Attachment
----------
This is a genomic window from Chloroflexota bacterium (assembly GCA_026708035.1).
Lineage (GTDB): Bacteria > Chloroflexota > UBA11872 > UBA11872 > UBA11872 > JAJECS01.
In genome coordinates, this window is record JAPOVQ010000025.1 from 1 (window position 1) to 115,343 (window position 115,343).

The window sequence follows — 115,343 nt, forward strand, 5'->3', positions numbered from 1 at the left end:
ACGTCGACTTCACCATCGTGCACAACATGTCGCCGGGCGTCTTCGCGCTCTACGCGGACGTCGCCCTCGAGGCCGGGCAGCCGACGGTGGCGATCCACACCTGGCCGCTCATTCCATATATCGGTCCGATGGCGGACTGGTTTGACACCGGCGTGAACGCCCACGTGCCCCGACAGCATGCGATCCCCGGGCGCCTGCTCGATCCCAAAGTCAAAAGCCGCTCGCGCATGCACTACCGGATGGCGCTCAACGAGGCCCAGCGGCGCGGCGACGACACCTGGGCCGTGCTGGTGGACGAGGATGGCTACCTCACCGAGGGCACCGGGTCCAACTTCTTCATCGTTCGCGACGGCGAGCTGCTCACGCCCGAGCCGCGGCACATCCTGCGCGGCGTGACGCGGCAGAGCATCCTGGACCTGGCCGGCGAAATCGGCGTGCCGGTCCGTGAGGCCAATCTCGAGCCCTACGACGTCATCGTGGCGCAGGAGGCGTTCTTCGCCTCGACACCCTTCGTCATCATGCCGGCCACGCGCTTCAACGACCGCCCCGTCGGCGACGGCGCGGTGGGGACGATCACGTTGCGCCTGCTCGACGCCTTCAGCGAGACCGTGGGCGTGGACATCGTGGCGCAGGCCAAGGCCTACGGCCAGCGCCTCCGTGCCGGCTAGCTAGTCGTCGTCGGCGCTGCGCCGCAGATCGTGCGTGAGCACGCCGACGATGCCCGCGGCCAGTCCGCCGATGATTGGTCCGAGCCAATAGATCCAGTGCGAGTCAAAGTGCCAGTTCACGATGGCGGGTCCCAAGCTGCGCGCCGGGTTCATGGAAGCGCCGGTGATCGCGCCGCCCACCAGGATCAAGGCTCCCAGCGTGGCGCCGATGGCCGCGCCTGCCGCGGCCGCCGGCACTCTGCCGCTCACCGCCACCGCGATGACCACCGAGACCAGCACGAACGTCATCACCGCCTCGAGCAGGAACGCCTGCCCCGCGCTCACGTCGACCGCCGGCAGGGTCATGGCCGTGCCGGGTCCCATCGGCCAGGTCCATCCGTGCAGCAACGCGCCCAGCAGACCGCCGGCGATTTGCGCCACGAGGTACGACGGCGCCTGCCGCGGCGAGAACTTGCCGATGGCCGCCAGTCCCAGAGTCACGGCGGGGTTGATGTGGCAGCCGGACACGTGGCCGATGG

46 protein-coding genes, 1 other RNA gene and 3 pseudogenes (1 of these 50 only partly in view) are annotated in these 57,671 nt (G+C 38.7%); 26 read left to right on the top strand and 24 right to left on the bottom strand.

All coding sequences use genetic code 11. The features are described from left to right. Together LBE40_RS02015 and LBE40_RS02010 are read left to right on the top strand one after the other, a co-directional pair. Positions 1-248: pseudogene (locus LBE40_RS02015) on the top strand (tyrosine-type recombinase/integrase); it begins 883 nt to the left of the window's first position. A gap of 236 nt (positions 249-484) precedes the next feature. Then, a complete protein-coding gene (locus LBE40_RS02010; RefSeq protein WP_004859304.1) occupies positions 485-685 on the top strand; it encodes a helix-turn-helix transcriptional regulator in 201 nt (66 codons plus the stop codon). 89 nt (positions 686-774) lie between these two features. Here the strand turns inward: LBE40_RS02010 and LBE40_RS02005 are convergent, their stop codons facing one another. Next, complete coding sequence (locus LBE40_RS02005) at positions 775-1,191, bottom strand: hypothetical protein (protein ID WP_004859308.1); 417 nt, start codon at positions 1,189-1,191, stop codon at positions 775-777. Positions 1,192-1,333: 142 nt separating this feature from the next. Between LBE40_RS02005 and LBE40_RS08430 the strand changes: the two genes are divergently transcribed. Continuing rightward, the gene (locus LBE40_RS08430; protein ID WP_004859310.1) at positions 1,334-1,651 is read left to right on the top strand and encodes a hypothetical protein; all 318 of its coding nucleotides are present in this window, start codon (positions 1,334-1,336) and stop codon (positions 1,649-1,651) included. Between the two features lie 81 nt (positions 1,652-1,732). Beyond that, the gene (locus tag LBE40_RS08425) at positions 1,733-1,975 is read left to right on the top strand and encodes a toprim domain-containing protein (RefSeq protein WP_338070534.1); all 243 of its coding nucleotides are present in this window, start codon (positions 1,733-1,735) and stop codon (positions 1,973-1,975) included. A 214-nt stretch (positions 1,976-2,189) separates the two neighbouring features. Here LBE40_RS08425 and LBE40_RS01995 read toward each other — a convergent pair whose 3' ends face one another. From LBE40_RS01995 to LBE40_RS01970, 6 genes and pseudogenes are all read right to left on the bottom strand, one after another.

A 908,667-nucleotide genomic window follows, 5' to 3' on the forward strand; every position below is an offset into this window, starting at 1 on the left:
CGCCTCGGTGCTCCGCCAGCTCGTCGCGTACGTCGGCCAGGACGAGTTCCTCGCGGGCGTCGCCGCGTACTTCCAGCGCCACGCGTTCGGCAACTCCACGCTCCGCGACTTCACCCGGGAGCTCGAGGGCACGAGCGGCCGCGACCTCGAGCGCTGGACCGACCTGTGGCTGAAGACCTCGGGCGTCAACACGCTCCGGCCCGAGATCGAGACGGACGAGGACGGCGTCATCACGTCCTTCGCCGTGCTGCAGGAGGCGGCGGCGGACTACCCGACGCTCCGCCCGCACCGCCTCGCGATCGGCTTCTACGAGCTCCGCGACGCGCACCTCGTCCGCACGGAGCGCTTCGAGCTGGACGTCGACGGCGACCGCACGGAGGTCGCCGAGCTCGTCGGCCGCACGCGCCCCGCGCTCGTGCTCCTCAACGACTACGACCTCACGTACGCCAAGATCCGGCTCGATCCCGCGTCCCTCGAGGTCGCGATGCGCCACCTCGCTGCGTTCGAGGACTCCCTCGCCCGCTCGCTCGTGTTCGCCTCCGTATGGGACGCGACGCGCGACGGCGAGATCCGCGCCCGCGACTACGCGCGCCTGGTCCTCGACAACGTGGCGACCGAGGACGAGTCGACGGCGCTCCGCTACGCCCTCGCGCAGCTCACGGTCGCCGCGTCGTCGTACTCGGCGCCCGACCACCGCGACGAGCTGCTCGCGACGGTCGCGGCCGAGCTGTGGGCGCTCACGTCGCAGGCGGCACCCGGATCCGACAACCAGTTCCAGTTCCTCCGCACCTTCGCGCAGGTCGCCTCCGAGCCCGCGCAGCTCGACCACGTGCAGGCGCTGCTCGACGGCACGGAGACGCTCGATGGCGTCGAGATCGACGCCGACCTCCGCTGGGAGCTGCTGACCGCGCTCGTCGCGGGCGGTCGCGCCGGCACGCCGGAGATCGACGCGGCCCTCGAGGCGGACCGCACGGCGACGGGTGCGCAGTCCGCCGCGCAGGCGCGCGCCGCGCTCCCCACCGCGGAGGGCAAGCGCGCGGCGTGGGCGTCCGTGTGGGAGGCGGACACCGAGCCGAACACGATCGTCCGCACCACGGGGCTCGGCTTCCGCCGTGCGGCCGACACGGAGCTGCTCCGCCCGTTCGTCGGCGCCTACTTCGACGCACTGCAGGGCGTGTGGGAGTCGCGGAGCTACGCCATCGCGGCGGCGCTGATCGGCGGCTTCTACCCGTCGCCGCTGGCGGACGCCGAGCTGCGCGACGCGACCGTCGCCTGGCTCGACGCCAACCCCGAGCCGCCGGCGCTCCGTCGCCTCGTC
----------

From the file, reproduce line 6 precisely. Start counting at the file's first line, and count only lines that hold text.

46 protein-coding genes, 1 other RNA gene and 3 pseudogenes (1 of these 50 only partly in view) are annotated in these 57,671 nt (G+C 38.7%); 26 read left to right on the top strand and 24 right to left on the bottom strand.